Ian Collins <(E-Mail Removed)> writes:
> Jujitsu Lizard wrote:
>>
>> If you can't consistently write correct code, you SHOULD be using another
>> language.


Note to Keith - 'consistently' doesn't mean 'always'.
I'm sure Keith and Ian et al. do consistently write
correct code. I'd like to think I do too. But no-one
is perfect.

> Which self correcting language would you recommend?


LOGO. You might not get what you initially intended, but at
least you can *always* call it "art".

Phil
--
I tried the Vista speech recognition by running the tutorial. I was
amazed, it was awesome, recognised every word I said. Then I said the
wrong word ... and it typed the right one. It was actually just
detecting a sound and printing the expected word! -- pbhj on /.
 
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xyzzybill@gmail.com
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      12-23-2008
On Dec 22, 2:23*pm, "Jujitsu Lizard" <(E-Mail Removed)> wrote:
> That would be Dennis Ritchie:
>
> http://en.wikipedia.org/wiki/Dennis_Ritchie
>
> C in my opinion is "just right".
>
> The reason is that if you go too high-level, there are performance
> implications.
>
> C is, plus or minus a little, a structured assembler.
>
> C gives you enough rope to hang yourself (no array bounds checking, etc.),
> but on the other hand you can write those things yourself if you so desire
> and you really won't take a performance hit over a "high-level" lanugage, as
> your compiled code will do about the same things that the compiled
> "high-level" language would do.
>
> If you can't consistently write correct code, you SHOULD be using another
> language.
>
> --
> Jujitsu Lizard ((E-Mail Removed))


I'm a big fan of C + datastructure tools. I find C + datadraw to be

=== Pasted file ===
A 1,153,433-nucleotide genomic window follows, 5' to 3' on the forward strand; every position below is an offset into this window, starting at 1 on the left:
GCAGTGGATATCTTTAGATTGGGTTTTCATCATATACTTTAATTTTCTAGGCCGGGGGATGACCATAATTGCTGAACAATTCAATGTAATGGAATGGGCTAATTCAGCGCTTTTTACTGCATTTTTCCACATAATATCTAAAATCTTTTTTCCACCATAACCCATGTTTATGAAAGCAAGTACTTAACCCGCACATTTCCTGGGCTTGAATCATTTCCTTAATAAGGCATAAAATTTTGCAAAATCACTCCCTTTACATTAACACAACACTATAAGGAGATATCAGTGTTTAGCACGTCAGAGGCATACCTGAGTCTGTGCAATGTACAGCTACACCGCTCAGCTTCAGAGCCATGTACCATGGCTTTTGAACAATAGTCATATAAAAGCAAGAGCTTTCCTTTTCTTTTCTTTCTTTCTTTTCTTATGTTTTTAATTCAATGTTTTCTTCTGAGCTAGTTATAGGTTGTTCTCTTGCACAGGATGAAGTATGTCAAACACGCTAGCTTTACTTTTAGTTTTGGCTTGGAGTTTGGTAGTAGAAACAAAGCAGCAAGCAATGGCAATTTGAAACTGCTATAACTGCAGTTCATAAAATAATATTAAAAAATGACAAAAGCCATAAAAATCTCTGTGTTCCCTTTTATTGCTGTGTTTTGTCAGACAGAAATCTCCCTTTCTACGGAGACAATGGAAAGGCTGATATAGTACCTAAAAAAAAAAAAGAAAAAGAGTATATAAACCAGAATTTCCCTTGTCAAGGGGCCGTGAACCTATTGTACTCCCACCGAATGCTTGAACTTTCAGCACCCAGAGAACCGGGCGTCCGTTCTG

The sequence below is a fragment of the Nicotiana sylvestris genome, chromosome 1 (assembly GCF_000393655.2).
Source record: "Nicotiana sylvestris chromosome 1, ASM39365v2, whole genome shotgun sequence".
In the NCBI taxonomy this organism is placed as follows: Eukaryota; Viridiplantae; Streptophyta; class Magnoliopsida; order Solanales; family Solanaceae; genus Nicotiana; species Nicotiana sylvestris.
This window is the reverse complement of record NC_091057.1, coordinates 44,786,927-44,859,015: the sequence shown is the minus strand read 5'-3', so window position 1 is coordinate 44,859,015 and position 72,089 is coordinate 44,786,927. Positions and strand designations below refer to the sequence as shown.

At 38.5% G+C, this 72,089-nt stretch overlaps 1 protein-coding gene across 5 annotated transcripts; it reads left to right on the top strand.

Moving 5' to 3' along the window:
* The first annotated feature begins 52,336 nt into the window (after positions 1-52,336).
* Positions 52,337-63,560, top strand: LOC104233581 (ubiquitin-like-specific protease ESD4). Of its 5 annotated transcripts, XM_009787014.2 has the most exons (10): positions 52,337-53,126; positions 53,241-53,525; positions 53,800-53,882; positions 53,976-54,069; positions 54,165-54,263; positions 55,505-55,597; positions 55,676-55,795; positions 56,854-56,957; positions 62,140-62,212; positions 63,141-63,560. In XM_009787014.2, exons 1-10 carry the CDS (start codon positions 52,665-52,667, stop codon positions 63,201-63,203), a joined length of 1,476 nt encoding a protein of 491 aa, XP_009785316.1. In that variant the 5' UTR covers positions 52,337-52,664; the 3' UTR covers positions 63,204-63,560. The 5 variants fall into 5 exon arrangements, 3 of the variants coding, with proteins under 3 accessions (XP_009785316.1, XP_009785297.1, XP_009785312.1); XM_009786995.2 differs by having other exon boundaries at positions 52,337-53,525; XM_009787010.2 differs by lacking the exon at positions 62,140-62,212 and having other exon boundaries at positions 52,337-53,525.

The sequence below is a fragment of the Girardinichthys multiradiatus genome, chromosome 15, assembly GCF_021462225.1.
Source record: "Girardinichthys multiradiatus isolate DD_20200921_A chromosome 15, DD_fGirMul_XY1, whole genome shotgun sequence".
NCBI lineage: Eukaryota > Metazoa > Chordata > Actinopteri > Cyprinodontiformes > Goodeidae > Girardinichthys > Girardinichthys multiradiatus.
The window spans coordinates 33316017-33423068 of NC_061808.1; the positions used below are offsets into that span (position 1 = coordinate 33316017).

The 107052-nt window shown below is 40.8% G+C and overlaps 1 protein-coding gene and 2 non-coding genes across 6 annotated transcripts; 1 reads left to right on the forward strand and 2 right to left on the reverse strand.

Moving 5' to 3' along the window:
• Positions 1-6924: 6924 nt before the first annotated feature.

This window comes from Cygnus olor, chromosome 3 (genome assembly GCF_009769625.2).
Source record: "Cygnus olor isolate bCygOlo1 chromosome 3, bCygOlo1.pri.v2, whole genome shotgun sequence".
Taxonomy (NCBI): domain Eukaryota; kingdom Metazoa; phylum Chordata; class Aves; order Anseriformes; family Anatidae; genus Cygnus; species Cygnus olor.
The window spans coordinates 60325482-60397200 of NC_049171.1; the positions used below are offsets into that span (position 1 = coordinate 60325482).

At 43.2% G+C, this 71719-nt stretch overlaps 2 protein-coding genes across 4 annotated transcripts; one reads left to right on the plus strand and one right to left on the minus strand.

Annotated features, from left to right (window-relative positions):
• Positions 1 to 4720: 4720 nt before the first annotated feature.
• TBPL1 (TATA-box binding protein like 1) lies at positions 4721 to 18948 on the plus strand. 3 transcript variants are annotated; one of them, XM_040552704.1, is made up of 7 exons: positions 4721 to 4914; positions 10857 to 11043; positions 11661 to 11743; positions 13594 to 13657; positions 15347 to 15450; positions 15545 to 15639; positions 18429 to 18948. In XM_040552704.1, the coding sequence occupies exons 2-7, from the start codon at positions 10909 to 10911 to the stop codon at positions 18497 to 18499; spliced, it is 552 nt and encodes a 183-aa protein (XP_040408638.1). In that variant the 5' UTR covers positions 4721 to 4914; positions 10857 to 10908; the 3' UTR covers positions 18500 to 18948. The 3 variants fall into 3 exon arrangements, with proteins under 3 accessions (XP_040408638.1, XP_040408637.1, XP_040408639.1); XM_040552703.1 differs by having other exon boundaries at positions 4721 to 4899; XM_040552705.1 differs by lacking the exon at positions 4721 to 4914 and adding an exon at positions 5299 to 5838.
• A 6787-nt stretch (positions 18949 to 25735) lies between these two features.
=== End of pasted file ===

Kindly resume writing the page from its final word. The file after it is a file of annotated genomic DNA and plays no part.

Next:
higher performance than C alone, while more productive for EDA
applications than C++. The problems with higher level languages is
they make a lot of assumptions about the target application. They
assume we can afford some loss in performance, and that we mostly need
static inheritance rather than the ability to dynamically extend
objects that already exist in a database. Both assumptions are wrong
for most EDA programs. They also do simple one-class implementation
inheritance which isn't even capable of doing a decent performance
linked-list, because it optimally involves adding functionality to two
classes rather than just one. Graphs, the heart of most EDA
applications, are a PITA to describe generically in most high-level
languages, though Java does a better job than C++, IMO. Then there's
garbage collection. Modern languages assume they can help us by
eliminating the need to call "delete" on an object, but we have to
remove it from all database relationships anyway. They saved me one
line of code, but I still have to write my own destructors from
scratch.

There's a reason most new EDA applications are still written in C, and
it's not that programmers are stupid.
 
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Keith Thompson
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      12-23-2008
(E-Mail Removed) writes:
[...]
> I'm a big fan of C + datastructure tools. I find C + datadraw to be
> higher performance than C alone, while more productive for EDA
> applications than C++.

[...]
>
> There's a reason most new EDA applications are still written in C, and
> it's not that programmers are stupid.


That might make more sense if you told us what "EDA" means.

--
Keith Thompson (The_Other_Keith) (E-Mail Removed) <http://www.ghoti.net/~kst>
Nokia
"We must do something. This is something. Therefore, we must do this."
-- Antony Jay and Jonathan Lynn, "Yes Minister"